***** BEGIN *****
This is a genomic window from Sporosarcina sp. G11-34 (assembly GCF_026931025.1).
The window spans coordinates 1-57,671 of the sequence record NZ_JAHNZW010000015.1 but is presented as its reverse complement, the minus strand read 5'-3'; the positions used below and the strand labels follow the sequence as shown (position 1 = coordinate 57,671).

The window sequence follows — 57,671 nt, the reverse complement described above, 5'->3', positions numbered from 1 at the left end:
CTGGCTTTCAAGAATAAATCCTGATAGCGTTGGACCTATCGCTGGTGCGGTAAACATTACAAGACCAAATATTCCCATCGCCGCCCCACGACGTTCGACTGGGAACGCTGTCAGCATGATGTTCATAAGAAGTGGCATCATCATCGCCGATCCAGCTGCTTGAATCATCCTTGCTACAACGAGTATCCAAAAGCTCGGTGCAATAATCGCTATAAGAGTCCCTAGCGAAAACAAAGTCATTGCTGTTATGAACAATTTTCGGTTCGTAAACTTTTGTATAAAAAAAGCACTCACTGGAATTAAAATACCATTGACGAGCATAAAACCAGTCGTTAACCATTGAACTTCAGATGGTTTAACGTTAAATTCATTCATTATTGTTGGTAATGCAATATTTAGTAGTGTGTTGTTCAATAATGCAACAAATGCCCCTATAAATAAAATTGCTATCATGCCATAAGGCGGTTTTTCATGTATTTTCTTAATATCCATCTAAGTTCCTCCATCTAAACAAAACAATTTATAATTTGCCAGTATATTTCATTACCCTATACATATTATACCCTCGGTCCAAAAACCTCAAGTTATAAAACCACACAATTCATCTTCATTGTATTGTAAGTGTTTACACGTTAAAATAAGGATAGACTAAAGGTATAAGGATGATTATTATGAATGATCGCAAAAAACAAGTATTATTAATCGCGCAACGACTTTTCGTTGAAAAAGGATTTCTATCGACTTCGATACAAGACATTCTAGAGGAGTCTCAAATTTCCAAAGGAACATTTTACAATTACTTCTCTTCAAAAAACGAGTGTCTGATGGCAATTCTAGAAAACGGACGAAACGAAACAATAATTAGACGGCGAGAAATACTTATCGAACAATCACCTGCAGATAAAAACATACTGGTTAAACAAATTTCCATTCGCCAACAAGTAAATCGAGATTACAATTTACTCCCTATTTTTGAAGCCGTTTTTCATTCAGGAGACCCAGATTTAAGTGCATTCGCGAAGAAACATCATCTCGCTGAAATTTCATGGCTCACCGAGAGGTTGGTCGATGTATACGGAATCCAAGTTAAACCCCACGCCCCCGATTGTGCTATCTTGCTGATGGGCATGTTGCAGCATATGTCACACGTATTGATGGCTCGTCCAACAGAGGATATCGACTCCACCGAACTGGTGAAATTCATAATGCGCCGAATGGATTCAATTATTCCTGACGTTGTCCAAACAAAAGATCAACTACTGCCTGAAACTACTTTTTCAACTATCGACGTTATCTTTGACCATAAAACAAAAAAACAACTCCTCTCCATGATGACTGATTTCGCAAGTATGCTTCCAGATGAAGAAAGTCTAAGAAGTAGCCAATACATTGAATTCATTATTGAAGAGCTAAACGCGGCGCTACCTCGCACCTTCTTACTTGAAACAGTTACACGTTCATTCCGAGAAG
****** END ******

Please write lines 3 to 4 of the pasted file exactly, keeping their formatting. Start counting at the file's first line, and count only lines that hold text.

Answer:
The window sequence follows — 57,671 nt, the reverse complement described above, 5'->3', positions numbered from 1 at the left end:
CTGGCTTTCAAGAATAAATCCTGATAGCGTTGGACCTATCGCTGGTGCGGTAAACATTACAAGACCAAATATTCCCATCGCCGCCCCACGACGTTCGACTGGGAACGCTGTCAGCATGATGTTCATAAGAAGTGGCATCATCATCGCCGATCCAGCTGCTTGAATCATCCTTGCTACAACGAGTATCCAAAAGCTCGGTGCAATAATCGCTATAAGAGTCCCTAGCGAAAACAAAGTCATTGCTGTTATGAACAATTTTCGGTTCGTAAACTTTTGTATAAAAAAAGCACTCACTGGAATTAAAATACCATTGACGAGCATAAAACCAGTCGTTAACCATTGAACTTCAGATGGTTTAACGTTAAATTCATTCATTATTGTTGGTAATGCAATATTTAGTAGTGTGTTGTTCAATAATGCAACAAATGCCCCTATAAATAAAATTGCTATCATGCCATAAGGCGGTTTTTCATGTATTTTCTTAATATCCATCTAAGTTCCTCCATCTAAACAAAACAATTTATAATTTGCCAGTATATTTCATTACCCTATACATATTATACCCTCGGTCCAAAAACCTCAAGTTATAAAACCACACAATTCATCTTCATTGTATTGTAAGTGTTTACACGTTAAAATAAGGATAGACTAAAGGTATAAGGATGATTATTATGAATGATCGCAAAAAACAAGTATTATTAATCGCGCAACGACTTTTCGTTGAAAAAGGATTTCTATCGACTTCGATACAAGACATTCTAGAGGAGTCTCAAATTTCCAAAGGAACATTTTACAATTACTTCTCTTCAAAAAACGAGTGTCTGATGGCAATTCTAGAAAACGGACGAAACGAAACAATAATTAGACGGCGAGAAATACTTATCGAACAATCACCTGCAGATAAAAACATACTGGTTAAACAAATTTCCATTCGCCAACAAGTAAATCGAGATTACAATTTACTCCCTATTTTTGAAGCCGTTTTTCATTCAGGAGACCCAGATTTAAGTGCATTCGCGAAGAAACATCATCTCGCTGAAATTTCATGGCTCACCGAGAGGTTGGTCGATGTATACGGAATCCAAGTTAAACCCCACGCCCCCGATTGTGCTATCTTGCTGATGGGCATGTTGCAGCATATGTCACACGTATTGATGGCTCGTCCAACAGAGGATATCGACTCCACCGAACTGGTGAAATTCATAATGCGCCGAATGGATTCAATTATTCCTGACGTTGTCCAAACAAAAGATCAACTACTGCCTGAAACTACTTTTTCAACTATCGACGTTATCTTTGACCATAAAACAAAAAAACAACTCCTCTCCATGATGACTGATTTCGCAAGTATGCTTCCAGATGAAGAAAGTCTAAGAAGTAGCCAATACATTGAATTCATTATTGAAGAGCTAAACGCGGCGCTACCTCGCACCTTCTTACTTGAAACAGTTACACGTTCATTCCGAGAAG